Two Solomon Islands football internationals have been invited to trial at a professional club in Europe.
Henderson Eels winger Joses Nawo and Laugu United FC striker Atkin Kaua are now in a race against time to raise enough funds to take up the opportunity with Tarxien Rainbows FC, who are currently winless and bottom of the Maltese Premier League.
The trials were arranged with the help of the Netherlands Oceania Support Foundation, which was founded in 2011 with the aim of helping to develop football in the Pacific.
The Foundation's President, Paul Driessen, said he travelled to Malta last month and had a range of "frutiful" meetings with a range of clubs in the Maltese Premier League and First Division.
"We got a very good feeling with Maltese Premier clubs. Tarxien Rainbows FC, a professional club of this top tier, is very interested. " he said. "We showed them the profiles of several players and Joses Nawo and Atkin Kaua were selected."
31-year-old Nawo and 23-year-old Kaua were first identified following a training camp held in the Netherlands in May as part of the Solomon Islands' preparation for the Pacific Games.
"Our idea was to not only to prepare the team for the Pacific Games, but as well another objective for us in the foundation was to gain a lot of media attention so that people know that Solomon Islands has a lot of talent," Driessen explained.
'Atkin was assessed by the Dutch coaches during the 2019 Pacific Games campaign as the player with the highest potential, career wise. He is still at an age where he can develop himself to a higher level while Joses Nawo is seen as the most complete player of the national team."
Driessen said Malta is an ideal location for Pacific Islands players looking to break into top-level football because it does not have the same restictions on foreign players as other European leagues.
"Malta does not have all these requirements. It's the perfect hub for those who want to make it to Europe," he said. "The professional league is of a very high standard. The top five clubs of the 14 clubs that make the Maltese Premier league, they are comparable to a Dutch top league level."
"It will be very tough, but Malta is a good start," he said.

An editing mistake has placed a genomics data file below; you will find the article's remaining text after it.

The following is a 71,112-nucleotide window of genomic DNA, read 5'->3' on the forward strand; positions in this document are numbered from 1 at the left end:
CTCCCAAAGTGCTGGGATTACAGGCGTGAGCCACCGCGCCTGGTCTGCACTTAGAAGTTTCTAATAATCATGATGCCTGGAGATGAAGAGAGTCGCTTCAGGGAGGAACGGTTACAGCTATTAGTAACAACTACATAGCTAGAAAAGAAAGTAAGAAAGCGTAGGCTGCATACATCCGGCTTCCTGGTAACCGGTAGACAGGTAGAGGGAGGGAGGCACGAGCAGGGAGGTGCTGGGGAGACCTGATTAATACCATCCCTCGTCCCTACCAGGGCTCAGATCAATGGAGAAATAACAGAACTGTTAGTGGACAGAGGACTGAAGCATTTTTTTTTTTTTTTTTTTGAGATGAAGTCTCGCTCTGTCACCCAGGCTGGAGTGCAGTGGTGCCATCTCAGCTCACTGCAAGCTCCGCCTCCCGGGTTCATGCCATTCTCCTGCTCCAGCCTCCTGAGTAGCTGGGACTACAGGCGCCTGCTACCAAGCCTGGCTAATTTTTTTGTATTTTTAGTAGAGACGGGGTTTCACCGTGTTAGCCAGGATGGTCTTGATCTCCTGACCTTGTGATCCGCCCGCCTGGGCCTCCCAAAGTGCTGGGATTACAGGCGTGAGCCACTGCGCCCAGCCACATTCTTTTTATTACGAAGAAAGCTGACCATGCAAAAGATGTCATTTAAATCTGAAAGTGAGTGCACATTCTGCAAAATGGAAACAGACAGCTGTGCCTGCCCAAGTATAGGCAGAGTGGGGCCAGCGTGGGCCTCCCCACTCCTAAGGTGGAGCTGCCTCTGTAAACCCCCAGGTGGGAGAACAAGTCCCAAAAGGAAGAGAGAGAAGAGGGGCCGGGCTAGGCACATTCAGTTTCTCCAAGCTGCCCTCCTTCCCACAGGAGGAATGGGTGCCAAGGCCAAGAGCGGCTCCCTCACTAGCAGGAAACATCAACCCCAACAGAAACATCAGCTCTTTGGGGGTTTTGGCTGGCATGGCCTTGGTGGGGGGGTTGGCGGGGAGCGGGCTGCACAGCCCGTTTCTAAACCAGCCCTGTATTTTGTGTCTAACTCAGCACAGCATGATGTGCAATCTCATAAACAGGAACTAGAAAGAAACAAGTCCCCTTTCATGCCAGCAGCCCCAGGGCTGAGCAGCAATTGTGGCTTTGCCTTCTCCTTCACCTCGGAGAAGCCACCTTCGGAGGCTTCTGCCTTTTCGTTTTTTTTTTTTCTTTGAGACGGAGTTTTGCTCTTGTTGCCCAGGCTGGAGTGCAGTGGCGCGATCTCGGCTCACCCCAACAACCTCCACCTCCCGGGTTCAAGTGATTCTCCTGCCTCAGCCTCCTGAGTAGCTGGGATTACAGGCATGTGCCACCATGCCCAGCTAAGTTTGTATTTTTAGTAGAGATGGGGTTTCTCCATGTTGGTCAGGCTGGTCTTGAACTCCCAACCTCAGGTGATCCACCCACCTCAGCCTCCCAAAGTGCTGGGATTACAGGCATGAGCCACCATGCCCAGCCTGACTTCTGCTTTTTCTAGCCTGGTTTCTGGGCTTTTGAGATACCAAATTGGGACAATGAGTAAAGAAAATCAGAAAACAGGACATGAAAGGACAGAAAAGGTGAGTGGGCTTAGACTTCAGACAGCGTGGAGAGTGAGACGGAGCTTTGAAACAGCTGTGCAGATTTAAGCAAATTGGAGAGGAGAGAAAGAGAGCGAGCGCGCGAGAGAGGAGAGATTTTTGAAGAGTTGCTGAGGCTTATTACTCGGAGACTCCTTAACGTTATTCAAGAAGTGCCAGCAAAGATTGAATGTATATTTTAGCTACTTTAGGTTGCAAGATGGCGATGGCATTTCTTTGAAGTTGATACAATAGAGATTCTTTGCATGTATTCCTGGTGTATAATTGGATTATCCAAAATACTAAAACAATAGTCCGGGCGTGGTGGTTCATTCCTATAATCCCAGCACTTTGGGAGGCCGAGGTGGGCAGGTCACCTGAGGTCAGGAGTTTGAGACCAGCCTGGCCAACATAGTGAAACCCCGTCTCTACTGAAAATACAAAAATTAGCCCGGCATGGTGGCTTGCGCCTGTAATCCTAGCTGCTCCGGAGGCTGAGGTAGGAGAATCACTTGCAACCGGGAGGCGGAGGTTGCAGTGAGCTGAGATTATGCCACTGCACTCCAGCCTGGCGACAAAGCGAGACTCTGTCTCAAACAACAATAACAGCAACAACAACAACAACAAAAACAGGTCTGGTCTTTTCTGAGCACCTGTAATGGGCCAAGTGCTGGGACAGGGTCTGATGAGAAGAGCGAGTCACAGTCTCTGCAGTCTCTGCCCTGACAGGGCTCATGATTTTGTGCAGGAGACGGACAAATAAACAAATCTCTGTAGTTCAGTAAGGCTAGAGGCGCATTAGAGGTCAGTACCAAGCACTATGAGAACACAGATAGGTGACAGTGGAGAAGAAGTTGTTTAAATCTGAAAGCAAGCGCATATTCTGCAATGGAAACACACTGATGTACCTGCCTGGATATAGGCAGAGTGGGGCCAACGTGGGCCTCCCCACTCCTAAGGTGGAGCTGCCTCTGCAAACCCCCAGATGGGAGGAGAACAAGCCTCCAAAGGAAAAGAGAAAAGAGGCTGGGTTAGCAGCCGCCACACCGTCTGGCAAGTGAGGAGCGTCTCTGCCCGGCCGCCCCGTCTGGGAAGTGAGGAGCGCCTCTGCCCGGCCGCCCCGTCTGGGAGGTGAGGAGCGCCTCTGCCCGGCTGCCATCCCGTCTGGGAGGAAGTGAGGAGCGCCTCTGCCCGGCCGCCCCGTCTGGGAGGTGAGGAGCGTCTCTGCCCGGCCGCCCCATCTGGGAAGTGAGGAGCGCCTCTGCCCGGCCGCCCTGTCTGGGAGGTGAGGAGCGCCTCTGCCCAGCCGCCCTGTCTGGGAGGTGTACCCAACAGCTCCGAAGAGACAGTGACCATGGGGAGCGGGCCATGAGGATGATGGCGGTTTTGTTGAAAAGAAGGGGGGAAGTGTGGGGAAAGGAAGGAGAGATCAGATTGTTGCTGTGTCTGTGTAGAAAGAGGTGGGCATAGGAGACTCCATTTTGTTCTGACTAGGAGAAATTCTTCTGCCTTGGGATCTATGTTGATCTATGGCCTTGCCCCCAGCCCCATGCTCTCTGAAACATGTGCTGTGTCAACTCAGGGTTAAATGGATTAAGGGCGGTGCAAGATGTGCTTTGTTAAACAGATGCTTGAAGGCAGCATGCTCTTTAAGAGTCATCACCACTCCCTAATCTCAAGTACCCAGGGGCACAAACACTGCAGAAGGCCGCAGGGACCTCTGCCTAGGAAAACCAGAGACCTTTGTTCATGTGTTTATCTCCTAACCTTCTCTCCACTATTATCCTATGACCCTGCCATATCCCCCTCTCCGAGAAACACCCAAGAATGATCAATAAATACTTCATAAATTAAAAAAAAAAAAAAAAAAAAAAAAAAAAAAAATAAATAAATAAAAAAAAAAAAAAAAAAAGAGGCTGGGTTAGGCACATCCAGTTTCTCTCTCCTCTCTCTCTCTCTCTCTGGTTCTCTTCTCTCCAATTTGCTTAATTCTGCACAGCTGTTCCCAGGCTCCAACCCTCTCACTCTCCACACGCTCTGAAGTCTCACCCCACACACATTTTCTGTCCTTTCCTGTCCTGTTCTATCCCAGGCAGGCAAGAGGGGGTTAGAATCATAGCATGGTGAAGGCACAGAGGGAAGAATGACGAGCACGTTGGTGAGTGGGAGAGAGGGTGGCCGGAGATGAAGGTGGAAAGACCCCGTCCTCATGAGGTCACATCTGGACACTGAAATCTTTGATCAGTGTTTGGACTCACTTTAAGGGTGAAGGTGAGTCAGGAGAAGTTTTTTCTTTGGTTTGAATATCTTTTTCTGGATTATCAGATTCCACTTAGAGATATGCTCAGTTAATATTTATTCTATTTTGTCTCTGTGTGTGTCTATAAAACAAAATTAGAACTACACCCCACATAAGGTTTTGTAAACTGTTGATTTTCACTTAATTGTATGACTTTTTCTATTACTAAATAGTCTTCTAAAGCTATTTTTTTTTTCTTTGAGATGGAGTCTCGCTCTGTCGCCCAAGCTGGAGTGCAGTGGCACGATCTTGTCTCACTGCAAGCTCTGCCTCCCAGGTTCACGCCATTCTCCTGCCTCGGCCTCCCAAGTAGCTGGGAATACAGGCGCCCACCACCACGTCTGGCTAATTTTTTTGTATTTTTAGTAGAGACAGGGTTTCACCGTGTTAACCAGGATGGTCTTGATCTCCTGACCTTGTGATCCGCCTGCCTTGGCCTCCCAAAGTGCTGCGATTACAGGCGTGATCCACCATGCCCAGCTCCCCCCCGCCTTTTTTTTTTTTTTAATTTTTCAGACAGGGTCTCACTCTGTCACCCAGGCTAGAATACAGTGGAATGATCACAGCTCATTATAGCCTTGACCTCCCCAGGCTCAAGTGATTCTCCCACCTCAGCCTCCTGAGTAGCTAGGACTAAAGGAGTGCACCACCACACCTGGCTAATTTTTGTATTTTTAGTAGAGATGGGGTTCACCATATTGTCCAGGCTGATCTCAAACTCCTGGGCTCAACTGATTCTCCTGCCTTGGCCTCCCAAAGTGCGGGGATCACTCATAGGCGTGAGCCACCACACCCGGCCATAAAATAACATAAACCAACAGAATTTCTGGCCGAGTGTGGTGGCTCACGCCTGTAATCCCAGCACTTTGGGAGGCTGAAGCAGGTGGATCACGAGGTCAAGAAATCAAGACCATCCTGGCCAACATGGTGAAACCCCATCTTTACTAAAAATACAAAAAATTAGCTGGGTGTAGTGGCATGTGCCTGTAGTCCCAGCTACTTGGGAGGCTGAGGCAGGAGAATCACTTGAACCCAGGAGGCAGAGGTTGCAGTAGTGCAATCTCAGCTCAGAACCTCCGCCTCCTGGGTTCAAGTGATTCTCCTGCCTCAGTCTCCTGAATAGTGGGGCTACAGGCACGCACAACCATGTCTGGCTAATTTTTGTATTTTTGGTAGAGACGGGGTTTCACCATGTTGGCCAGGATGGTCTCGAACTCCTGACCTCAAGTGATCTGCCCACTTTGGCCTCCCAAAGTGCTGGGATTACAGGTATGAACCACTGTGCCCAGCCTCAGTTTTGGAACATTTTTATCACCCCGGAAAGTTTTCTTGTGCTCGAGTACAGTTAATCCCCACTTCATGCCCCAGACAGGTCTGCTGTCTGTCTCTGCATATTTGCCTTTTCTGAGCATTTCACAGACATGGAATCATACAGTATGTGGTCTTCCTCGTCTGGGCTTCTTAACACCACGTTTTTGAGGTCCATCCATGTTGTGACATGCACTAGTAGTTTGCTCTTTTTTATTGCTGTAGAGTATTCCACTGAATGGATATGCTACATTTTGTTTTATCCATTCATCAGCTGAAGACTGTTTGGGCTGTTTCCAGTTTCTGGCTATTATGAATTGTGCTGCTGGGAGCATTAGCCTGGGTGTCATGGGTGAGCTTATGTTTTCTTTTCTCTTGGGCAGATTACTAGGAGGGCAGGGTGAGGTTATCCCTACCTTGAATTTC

If the trials prove successful, Tarxien Rainbows will be investing in their future, providing more experienced players while lifting competition standards within the premier league, and the opportunity for international transfers could also be an option.
"If you look at the profile of Joses Nawo, he is a very experienced player. One of the most complete players of the international football team of the Solomon Islands. He can really be of straight value within the team," Driessen said.
"It's straight re-inforcement, an investment in future you could say, take a young player, Atkin is a bit younger, so he could be holding a transfer value for example but at the same time to increase the level of the club."
"It is a brilliant opportunity. They are opening the gate for more Pacific Islanders going to Europe. Now, if they make it, they will survive the trial, they get a contract and then everyone in Malta knows about the Solomon Islands and they truly open the gate for more talent to be provided."
Tarxien Rainbows FC will provide accommodation and meals for the players, who are expected to spend 14 days on trial, but Driessen said Nawo and Kaua have less than week to find sponsors willing to cover the cost of their flights to Malta, or else they may not be able to take up the opportunity.
"As a foundation we have done our part so it is now up to a sponsor in Solomon Islands in getting him funded. A delayed arrival is not possible because the Maltese Premier League kicks off for the second half of the season at the 10th of January. Tarxien Rainbows FC needs time to examine Joses Nawo so he has to earn this contract with a successful trial."